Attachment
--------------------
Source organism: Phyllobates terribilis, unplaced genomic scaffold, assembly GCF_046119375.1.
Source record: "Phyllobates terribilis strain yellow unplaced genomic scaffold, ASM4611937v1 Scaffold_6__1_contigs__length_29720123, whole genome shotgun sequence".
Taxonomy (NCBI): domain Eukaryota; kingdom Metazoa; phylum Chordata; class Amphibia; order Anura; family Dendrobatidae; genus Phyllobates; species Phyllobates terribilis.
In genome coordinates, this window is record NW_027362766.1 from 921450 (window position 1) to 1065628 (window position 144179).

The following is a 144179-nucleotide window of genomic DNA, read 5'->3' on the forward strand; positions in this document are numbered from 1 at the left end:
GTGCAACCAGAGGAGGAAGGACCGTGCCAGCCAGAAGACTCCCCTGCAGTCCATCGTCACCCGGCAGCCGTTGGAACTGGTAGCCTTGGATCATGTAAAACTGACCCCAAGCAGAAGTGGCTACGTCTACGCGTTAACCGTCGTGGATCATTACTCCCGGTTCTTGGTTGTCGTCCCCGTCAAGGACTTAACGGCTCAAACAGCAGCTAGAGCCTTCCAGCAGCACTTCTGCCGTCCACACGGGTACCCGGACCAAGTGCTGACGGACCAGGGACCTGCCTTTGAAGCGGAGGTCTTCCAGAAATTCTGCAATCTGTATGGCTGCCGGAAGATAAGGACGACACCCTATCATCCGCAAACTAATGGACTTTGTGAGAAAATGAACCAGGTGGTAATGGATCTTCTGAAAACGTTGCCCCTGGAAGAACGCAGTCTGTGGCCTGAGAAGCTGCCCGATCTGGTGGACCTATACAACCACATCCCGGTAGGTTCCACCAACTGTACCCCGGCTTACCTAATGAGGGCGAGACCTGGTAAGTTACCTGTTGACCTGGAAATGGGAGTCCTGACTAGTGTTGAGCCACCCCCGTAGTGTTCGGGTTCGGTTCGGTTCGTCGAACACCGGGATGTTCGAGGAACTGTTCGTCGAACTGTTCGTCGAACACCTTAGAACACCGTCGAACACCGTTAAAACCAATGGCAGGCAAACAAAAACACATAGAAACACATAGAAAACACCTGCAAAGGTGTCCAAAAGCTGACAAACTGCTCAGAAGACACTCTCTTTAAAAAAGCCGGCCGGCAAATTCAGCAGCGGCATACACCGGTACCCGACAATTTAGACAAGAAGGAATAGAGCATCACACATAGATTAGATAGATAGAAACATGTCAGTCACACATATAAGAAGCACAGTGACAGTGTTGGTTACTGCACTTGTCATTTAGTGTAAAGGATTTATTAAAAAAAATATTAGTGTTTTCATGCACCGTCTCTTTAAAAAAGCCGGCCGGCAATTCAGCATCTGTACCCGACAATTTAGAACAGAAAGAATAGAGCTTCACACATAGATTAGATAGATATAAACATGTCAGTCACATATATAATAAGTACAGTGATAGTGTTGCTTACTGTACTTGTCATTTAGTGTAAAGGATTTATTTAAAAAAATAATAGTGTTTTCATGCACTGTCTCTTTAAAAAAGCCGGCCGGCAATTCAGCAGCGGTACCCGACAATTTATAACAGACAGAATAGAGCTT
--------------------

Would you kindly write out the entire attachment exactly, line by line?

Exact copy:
Source organism: Phyllobates terribilis, unplaced genomic scaffold, assembly GCF_046119375.1.
Source record: "Phyllobates terribilis strain yellow unplaced genomic scaffold, ASM4611937v1 Scaffold_6__1_contigs__length_29720123, whole genome shotgun sequence".
Taxonomy (NCBI): domain Eukaryota; kingdom Metazoa; phylum Chordata; class Amphibia; order Anura; family Dendrobatidae; genus Phyllobates; species Phyllobates terribilis.
In genome coordinates, this window is record NW_027362766.1 from 921450 (window position 1) to 1065628 (window position 144179).

The following is a 144179-nucleotide window of genomic DNA, read 5'->3' on the forward strand; positions in this document are numbered from 1 at the left end:
GTGCAACCAGAGGAGGAAGGACCGTGCCAGCCAGAAGACTCCCCTGCAGTCCATCGTCACCCGGCAGCCGTTGGAACTGGTAGCCTTGGATCATGTAAAACTGACCCCAAGCAGAAGTGGCTACGTCTACGCGTTAACCGTCGTGGATCATTACTCCCGGTTCTTGGTTGTCGTCCCCGTCAAGGACTTAACGGCTCAAACAGCAGCTAGAGCCTTCCAGCAGCACTTCTGCCGTCCACACGGGTACCCGGACCAAGTGCTGACGGACCAGGGACCTGCCTTTGAAGCGGAGGTCTTCCAGAAATTCTGCAATCTGTATGGCTGCCGGAAGATAAGGACGACACCCTATCATCCGCAAACTAATGGACTTTGTGAGAAAATGAACCAGGTGGTAATGGATCTTCTGAAAACGTTGCCCCTGGAAGAACGCAGTCTGTGGCCTGAGAAGCTGCCCGATCTGGTGGACCTATACAACCACATCCCGGTAGGTTCCACCAACTGTACCCCGGCTTACCTAATGAGGGCGAGACCTGGTAAGTTACCTGTTGACCTGGAAATGGGAGTCCTGACTAGTGTTGAGCCACCCCCGTAGTGTTCGGGTTCGGTTCGGTTCGTCGAACACCGGGATGTTCGAGGAACTGTTCGTCGAACTGTTCGTCGAACACCTTAGAACACCGTCGAACACCGTTAAAACCAATGGCAGGCAAACAAAAACACATAGAAACACATAGAAAACACCTGCAAAGGTGTCCAAAAGCTGACAAACTGCTCAGAAGACACTCTCTTTAAAAAAGCCGGCCGGCAAATTCAGCAGCGGCATACACCGGTACCCGACAATTTAGACAAGAAGGAATAGAGCATCACACATAGATTAGATAGATAGAAACATGTCAGTCACACATATAAGAAGCACAGTGACAGTGTTGGTTACTGCACTTGTCATTTAGTGTAAAGGATTTATTAAAAAAAATATTAGTGTTTTCATGCACCGTCTCTTTAAAAAAGCCGGCCGGCAATTCAGCATCTGTACCCGACAATTTAGAACAGAAAGAATAGAGCTTCACACATAGATTAGATAGATATAAACATGTCAGTCACATATATAATAAGTACAGTGATAGTGTTGCTTACTGTACTTGTCATTTAGTGTAAAGGATTTATTTAAAAAAATAATAGTGTTTTCATGCACTGTCTCTTTAAAAAAGCCGGCCGGCAATTCAGCAGCGGTACCCGACAATTTATAACAGACAGAATAGAGCTT